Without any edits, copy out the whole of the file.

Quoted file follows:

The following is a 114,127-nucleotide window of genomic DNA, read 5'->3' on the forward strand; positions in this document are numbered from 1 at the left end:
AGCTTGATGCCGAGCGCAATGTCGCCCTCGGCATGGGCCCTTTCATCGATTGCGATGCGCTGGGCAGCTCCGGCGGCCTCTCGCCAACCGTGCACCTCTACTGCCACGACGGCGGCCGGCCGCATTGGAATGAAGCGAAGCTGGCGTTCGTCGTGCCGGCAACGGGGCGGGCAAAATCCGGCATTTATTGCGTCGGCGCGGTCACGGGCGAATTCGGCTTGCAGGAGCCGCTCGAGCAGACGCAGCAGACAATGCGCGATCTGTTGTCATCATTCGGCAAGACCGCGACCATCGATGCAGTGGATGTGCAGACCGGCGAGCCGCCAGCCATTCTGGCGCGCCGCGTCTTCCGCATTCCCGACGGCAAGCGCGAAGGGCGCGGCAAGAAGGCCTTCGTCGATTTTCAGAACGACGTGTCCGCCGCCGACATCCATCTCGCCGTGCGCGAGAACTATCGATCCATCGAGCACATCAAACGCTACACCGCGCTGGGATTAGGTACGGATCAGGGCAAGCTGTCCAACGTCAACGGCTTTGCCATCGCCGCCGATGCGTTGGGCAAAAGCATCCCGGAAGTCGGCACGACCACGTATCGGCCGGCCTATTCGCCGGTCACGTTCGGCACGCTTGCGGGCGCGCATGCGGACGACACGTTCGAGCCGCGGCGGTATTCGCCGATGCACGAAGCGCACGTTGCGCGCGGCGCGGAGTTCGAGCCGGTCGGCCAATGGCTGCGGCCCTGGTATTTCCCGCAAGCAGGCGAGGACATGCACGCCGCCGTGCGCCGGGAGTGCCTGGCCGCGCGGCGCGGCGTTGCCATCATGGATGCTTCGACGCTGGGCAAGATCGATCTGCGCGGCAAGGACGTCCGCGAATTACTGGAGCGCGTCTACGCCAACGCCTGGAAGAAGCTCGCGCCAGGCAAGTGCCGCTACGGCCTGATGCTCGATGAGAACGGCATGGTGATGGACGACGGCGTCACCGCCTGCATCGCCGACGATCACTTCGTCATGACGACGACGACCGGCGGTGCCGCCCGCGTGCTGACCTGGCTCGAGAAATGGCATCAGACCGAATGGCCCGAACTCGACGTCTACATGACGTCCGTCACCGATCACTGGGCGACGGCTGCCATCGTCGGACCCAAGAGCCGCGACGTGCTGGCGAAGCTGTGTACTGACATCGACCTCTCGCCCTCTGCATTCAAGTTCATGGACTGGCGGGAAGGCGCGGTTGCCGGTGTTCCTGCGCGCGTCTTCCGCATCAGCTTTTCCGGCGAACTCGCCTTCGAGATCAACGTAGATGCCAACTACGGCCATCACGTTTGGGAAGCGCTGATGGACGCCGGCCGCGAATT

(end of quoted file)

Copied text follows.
The following is a 114,127-nucleotide window of genomic DNA, read 5'->3' on the forward strand; positions in this document are numbered from 1 at the left end:
AGCTTGATGCCGAGCGCAATGTCGCCCTCGGCATGGGCCCTTTCATCGATTGCGATGCGCTGGGCAGCTCCGGCGGCCTCTCGCCAACCGTGCACCTCTACTGCCACGACGGCGGCCGGCCGCATTGGAATGAAGCGAAGCTGGCGTTCGTCGTGCCGGCAACGGGGCGGGCAAAATCCGGCATTTATTGCGTCGGCGCGGTCACGGGCGAATTCGGCTTGCAGGAGCCGCTCGAGCAGACGCAGCAGACAATGCGCGATCTGTTGTCATCATTCGGCAAGACCGCGACCATCGATGCAGTGGATGTGCAGACCGGCGAGCCGCCAGCCATTCTGGCGCGCCGCGTCTTCCGCATTCCCGACGGCAAGCGCGAAGGGCGCGGCAAGAAGGCCTTCGTCGATTTTCAGAACGACGTGTCCGCCGCCGACATCCATCTCGCCGTGCGCGAGAACTATCGATCCATCGAGCACATCAAACGCTACACCGCGCTGGGATTAGGTACGGATCAGGGCAAGCTGTCCAACGTCAACGGCTTTGCCATCGCCGCCGATGCGTTGGGCAAAAGCATCCCGGAAGTCGGCACGACCACGTATCGGCCGGCCTATTCGCCGGTCACGTTCGGCACGCTTGCGGGCGCGCATGCGGACGACACGTTCGAGCCGCGGCGGTATTCGCCGATGCACGAAGCGCACGTTGCGCGCGGCGCGGAGTTCGAGCCGGTCGGCCAATGGCTGCGGCCCTGGTATTTCCCGCAAGCAGGCGAGGACATGCACGCCGCCGTGCGCCGGGAGTGCCTGGCCGCGCGGCGCGGCGTTGCCATCATGGATGCTTCGACGCTGGGCAAGATCGATCTGCGCGGCAAGGACGTCCGCGAATTACTGGAGCGCGTCTACGCCAACGCCTGGAAGAAGCTCGCGCCAGGCAAGTGCCGCTACGGCCTGATGCTCGATGAGAACGGCATGGTGATGGACGACGGCGTCACCGCCTGCATCGCCGACGATCACTTCGTCATGACGACGACGACCGGCGGTGCCGCCCGCGTGCTGACCTGGCTCGAGAAATGGCATCAGACCGAATGGCCCGAACTCGACGTCTACATGACGTCCGTCACCGATCACTGGGCGACGGCTGCCATCGTCGGACCCAAGAGCCGCGACGTGCTGGCGAAGCTGTGTACTGACATCGACCTCTCGCCCTCTGCATTCAAGTTCATGGACTGGCGGGAAGGCGCGGTTGCCGGTGTTCCTGCGCGCGTCTTCCGCATCAGCTTTTCCGGCGAACTCGCCTTCGAGATCAACGTAGATGCCAACTACGGCCATCACGTTTGGGAAGCGCTGATGGACGCCGGCCGCGAATT